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Trabuco Hills' Peare Grows Into Success Story

June 04, 1993|ELLIOTT TEAFORD | TIMES STAFF WRITER

MISSION VIEJO — How to become the state's top discus thrower, the Chad Peare way:

Give in to a relentless sales pitch by Trabuco Hills track and field Coach Jack Recla. Chuck baseball in favor of track as a sophomore. Put some meat on that scrawny, 150-pound frame with an eat-to-win diet and a disciplined weightlifting routine. Become one of the state's best as a junior. Catch a big break when your throw conks an official on the leg at the Arcadia Invitational this year, giving you a do-over. Launch a fluttering duck, a personal-best 191 feet 11 inches.

That's it.

That's how Peare has emerged as the state's leading discus thrower this year.

Be forewarned, any attempts to duplicate this are subject to failure and disappointment. In other words, Peare's rise to the top has been unique.

But rest assured, he's at the top. Peare is the leading discus thrower by more than 10 feet heading into the State meet at 3 p.m. today at Cerritos College.

Realistically, the only challenge figures to come from Upland's Tyson Ligenfelter, who has the state's second-best throw at 181-6. No one else is close to those two.

"I want a PR (personal-record)," Peare said. "If I PR and take second to Ligenfelter, then I accomplished something. A PR is what I'm really looking for."

Truth is, if he tops his best of 191-11, he'll probably win.

And there's no reason to think it won't happen. He's feeling better than at any time since the Arcadia meet in April, the competition isn't exactly fierce and then there's plain old dumb luck.

Luck helped explain Arcadia.

Warming up, he felt lethargic but was still throwing in the 175- to 180-foot range. Someone said, "Speed up in the ring." So he did.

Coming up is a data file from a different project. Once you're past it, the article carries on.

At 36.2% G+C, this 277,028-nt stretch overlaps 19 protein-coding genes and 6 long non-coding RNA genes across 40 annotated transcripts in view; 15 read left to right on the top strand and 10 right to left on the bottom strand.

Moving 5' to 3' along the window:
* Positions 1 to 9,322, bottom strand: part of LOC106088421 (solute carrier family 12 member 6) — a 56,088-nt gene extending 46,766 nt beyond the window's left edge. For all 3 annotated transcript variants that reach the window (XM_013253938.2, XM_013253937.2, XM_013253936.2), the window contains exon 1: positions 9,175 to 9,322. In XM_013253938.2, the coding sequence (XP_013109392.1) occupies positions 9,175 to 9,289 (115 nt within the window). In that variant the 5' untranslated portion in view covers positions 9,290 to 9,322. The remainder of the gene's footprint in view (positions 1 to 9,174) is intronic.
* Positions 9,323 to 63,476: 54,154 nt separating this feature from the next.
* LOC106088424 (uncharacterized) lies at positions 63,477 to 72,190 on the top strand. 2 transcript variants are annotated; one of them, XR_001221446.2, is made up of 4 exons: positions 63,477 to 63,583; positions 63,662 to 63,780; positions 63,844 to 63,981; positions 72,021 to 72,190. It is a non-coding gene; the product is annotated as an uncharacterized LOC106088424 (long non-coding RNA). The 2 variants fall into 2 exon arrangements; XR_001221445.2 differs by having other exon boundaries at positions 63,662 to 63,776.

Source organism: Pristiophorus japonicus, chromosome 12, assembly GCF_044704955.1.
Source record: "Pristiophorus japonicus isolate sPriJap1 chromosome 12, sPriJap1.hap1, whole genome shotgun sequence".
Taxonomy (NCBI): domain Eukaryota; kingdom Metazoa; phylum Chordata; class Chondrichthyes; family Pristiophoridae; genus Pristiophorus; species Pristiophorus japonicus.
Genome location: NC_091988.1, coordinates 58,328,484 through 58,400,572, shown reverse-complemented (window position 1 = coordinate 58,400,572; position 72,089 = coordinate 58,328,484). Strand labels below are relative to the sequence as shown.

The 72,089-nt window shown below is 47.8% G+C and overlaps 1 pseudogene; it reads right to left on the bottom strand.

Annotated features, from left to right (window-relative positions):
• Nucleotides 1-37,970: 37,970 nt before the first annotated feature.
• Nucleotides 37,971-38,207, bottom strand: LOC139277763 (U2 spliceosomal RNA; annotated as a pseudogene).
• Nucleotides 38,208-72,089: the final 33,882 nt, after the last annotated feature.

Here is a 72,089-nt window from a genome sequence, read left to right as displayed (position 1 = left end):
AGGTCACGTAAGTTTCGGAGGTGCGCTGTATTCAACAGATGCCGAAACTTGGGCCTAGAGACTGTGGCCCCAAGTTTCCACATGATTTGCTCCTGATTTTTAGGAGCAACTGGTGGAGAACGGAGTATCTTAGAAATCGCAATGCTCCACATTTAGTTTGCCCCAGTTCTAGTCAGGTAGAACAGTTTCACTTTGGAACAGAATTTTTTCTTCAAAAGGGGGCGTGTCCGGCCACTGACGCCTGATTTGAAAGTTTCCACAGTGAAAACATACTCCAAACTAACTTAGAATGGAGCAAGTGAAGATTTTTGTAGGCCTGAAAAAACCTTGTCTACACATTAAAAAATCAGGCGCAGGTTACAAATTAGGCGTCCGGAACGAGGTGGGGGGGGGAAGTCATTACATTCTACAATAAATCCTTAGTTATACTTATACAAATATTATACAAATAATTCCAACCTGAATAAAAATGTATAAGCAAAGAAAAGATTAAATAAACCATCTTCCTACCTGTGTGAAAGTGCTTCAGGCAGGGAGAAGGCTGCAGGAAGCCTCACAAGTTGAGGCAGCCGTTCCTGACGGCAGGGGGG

"It was like another world," Peare said.

Then he hit the official.

"This going to sound bad, but thank God she was there," Peare said. "She was thinking she could outrun it."

Given another throw, Peare came up with his 191-11 toss. It was far from a perfect throw, however.

"It was sideways and floppy," he said.

But that's the way things have gone for Peare, who will compete for Kentucky next season. A little luck and a lot of perseverance have carried him past a pack of also-rans.

As a freshman, he was a 150-pound third baseman on the Mustang baseball team, determined to make his mark on the diamond and avoid track and field at all cost. Recla finally cornered Peare after a 1991 baseball practice.

Recla handed Peare a shotput and said, "Here, throw this."

The shot sailed a fair distance and Recla had a new weight events man.

"I was sick of baseball and decided to give it a try," Peare said. "I like it, so here I am. I took a liking to it because it's an individual sport and I'm an individualist.

"I get frustrated by it and say I hate it. But I really like it."

At first, Peare was a better shotputter. "I hated the discus, but I started making gains," he said. "I view myself now as a better discus thrower than shotputter."

As a junior, he finished second at the Southern Section Division III finals, won the Masters meet and finished sixth at the State meet. His best last year was 176-0, tops in Orange County.

Bulking up seemed to help Peare's advancement most of all.

"That was a sight to see me at 150 pounds," he said. "I look at pictures and it's, 'Oh, my God.' "

As Peare grew, so did his confidence. Still, he admits he gets nervous before big meets. If he didn't, he'd worry that he wasn't interested.

"I try to forget about it until I get to the meet," he said. "Otherwise, I'd start stressing out."

And that's not part of Peare's winning program.

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